1. Slow down If you treat this as a chance to connect and enjoy your child, she's more likely to enjoy the connection and therefore cooperate with the nappy change. If you rush through it like it's something unpleasant, she will react as if she is being held down and subjected to something unpleasant. Which, indeed, a nappy change is, when you rush. Imagine having the intimate parts of your body touched in that brusque, rushed way.
  2. Be more present Mindfulness researcher Cassandra Vieten suggests that our ability to stay present and aware during a nappy change models for our children how they can stay grounded in the face of their own discomfort. She stresses bringing compassionate, open-hearted full presence to the nappy change, rather than just rushing through it. In fact, she calls this the "Mindful Nappy Change Practice." (And you thought you didn't have time for mindfulness practices anymore!)
  3. Connect with him Children are always more likely to cooperate with us if we connect first. Take a deep breath. Get on your child's level and connect. Comment on what he's doing. Then, point out that his nappy is wet. Ask if he has noticed it. This gives him an opportunity to check in with his body. (This is a good foundation block for eventual potty learning.) He also feels, since you've connected, like you're on his side. You aren't just pushing him around, which of course would make him feel resistant.
  4. Give her some respect Magda Gerber, founder of RIE, taught that even though babies can't understand our words, they feel the difference when they're treated with respect. So from the time they're infants, instead of just scooping them up, move slowly and explain what's happening. Receptive language is about a year ahead of expressive language, so your child already understands much more than you think. And even tiny babies understand your tone of voice. If you do this from the time your baby is born, they have better associations with nappy changes and don't build up such resistance.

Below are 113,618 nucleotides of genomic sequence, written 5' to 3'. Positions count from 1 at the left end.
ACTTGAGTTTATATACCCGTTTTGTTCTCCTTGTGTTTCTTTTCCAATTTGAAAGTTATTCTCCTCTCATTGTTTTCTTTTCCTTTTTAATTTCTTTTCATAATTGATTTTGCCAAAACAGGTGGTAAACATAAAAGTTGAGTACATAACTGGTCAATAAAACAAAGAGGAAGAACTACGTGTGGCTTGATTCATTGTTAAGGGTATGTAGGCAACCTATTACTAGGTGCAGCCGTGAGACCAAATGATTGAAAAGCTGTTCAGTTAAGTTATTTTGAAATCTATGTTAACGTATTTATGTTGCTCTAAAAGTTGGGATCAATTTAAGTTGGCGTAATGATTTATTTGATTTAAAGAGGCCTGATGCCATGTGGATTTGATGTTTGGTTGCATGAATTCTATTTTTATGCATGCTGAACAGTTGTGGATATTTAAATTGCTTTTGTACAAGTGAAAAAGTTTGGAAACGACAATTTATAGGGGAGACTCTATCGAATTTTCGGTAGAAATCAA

5. Give him some control and choice Always ask "Ready for a nappy change?" If he says no, say, "Your nappy is wet. Do you want to change it now or in three minutes? 3 minutes? Ok, let's shake on it!"
  6. Get her laughing Laughter reduces stress hormones and increases bonding hormones. So getting your child laughing for ten minutes is always a good strategy when you know you'll need cooperation. Before you start the nappy change, start roughhousing in a way that makes your child squeal with laughter. Chase her around the house, be completely silly. After ten minutes, make the nappy change part of the fun.